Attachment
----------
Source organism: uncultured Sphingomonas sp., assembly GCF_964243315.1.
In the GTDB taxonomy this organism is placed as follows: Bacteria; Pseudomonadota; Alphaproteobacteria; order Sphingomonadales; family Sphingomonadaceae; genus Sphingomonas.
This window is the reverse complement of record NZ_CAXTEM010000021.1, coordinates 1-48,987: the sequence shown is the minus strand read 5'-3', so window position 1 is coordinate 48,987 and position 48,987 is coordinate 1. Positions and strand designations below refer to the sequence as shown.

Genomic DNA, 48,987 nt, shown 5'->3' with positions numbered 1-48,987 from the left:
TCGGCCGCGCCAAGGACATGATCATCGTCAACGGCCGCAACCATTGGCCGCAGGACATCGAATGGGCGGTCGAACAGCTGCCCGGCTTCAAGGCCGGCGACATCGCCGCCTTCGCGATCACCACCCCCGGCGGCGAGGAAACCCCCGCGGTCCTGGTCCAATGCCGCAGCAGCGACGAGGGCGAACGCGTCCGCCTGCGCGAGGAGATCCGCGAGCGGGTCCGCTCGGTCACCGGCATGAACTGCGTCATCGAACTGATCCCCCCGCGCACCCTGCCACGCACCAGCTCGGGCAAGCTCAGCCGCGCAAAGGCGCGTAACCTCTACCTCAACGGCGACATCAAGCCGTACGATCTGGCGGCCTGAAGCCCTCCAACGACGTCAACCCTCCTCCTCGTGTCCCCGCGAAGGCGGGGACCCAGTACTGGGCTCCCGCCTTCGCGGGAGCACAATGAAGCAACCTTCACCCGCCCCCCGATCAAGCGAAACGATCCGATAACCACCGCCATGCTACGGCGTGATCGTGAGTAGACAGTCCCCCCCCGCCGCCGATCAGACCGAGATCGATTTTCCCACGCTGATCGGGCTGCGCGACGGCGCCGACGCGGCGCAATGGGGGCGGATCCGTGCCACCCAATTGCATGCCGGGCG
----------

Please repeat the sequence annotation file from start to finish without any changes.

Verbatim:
Source organism: uncultured Sphingomonas sp., assembly GCF_964243315.1.
In the GTDB taxonomy this organism is placed as follows: Bacteria; Pseudomonadota; Alphaproteobacteria; order Sphingomonadales; family Sphingomonadaceae; genus Sphingomonas.
This window is the reverse complement of record NZ_CAXTEM010000021.1, coordinates 1-48,987: the sequence shown is the minus strand read 5'-3', so window position 1 is coordinate 48,987 and position 48,987 is coordinate 1. Positions and strand designations below refer to the sequence as shown.

Genomic DNA, 48,987 nt, shown 5'->3' with positions numbered 1-48,987 from the left:
TCGGCCGCGCCAAGGACATGATCATCGTCAACGGCCGCAACCATTGGCCGCAGGACATCGAATGGGCGGTCGAACAGCTGCCCGGCTTCAAGGCCGGCGACATCGCCGCCTTCGCGATCACCACCCCCGGCGGCGAGGAAACCCCCGCGGTCCTGGTCCAATGCCGCAGCAGCGACGAGGGCGAACGCGTCCGCCTGCGCGAGGAGATCCGCGAGCGGGTCCGCTCGGTCACCGGCATGAACTGCGTCATCGAACTGATCCCCCCGCGCACCCTGCCACGCACCAGCTCGGGCAAGCTCAGCCGCGCAAAGGCGCGTAACCTCTACCTCAACGGCGACATCAAGCCGTACGATCTGGCGGCCTGAAGCCCTCCAACGACGTCAACCCTCCTCCTCGTGTCCCCGCGAAGGCGGGGACCCAGTACTGGGCTCCCGCCTTCGCGGGAGCACAATGAAGCAACCTTCACCCGCCCCCCGATCAAGCGAAACGATCCGATAACCACCGCCATGCTACGGCGTGATCGTGAGTAGACAGTCCCCCCCCGCCGCCGATCAGACCGAGATCGATTTTCCCACGCTGATCGGGCTGCGCGACGGCGCCGACGCGGCGCAATGGGGGCGGATCCGTGCCACCCAATTGCATGCCGGGCG